Lady Chapel of St. Patrick's Cathedra
yesterday morning. Mgr. Karje, assisted
by Fathers OConnor and Flood, per.
formed the ceremony. A nuptial mass
The bride, who entered the chapel with
tier earner, was attended by her sister,
Miss Florence Drlzal. Capt John Dlt
trlch was his brother's best man, and tho
ushers were Ensigns Lyle West, Harry
uavis, jonn Stewart ana Lewis comn
ton, A reception and wedding breakfast
followed at the at. Regis.
Ensign Dlttrlch and his bride left In
the afternoon for the South.
Philadelphia C.lrl Married
Colonel In Parent' Home,
Special Dttpatc to Tas Sin.
Pilll.AnKi.riMA, Nov. 6. Miss Ellse
Haze! Hepburn, daughter of W. Horace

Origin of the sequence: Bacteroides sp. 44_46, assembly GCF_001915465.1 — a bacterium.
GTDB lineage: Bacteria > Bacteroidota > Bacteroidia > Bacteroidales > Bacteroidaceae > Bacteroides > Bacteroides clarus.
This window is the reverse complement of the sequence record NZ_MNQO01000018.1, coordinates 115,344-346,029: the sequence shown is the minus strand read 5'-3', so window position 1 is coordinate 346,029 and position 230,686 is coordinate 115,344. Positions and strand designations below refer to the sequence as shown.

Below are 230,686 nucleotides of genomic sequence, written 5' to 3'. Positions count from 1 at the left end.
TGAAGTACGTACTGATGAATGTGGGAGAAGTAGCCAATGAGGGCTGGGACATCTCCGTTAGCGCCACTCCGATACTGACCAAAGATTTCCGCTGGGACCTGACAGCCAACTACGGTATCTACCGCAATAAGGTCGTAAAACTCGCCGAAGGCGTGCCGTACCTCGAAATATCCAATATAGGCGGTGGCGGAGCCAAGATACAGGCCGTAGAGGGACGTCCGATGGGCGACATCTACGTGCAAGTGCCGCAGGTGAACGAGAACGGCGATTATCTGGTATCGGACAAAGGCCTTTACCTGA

Hepburn, was married this evening to
Lleut.-Col. Robert S. Oberly, U. S. A., of
Washington, rn ceremony was rer.
formed by the Rev. Dr. John Mockrldrc,
pastor ot St. James Episcopal Church,
in tne nome of tne Dncio s father.
Mr. and Mrs. Frederick A. Brown of
Mount Airy have announced the engage
ment or tneir aaugmer, miss isobel Prls
cilla Brown, to Capt. Donald Da Puy
urawioru. vi. m, i;., now overseas,
Powell Roher.
Special DupatcK to Tne Bck.
STAuroan, Conn., Nov. 6. Mtas Olive
day t0 bld -00dby . her flane.
v6vt ordered t0 mnC(J ft n(d
I Cross worker. Soon, after her arrival
Powell obtained a marriage license and
the couple were married.
"notes op the theatres.
When It became known thst (ha man
I'tuo was 10 xiva an an star rrouo at tne
Metropolitan vpera itouie nunuay evening,
.xivtfiuuer it. lur mi ufnviu 01 in Allle
War Charities so many prominent
trenea requested permission to take part
that the rule of the friars waa revised
In order to permit the participation of
women on inis Dcmiinn,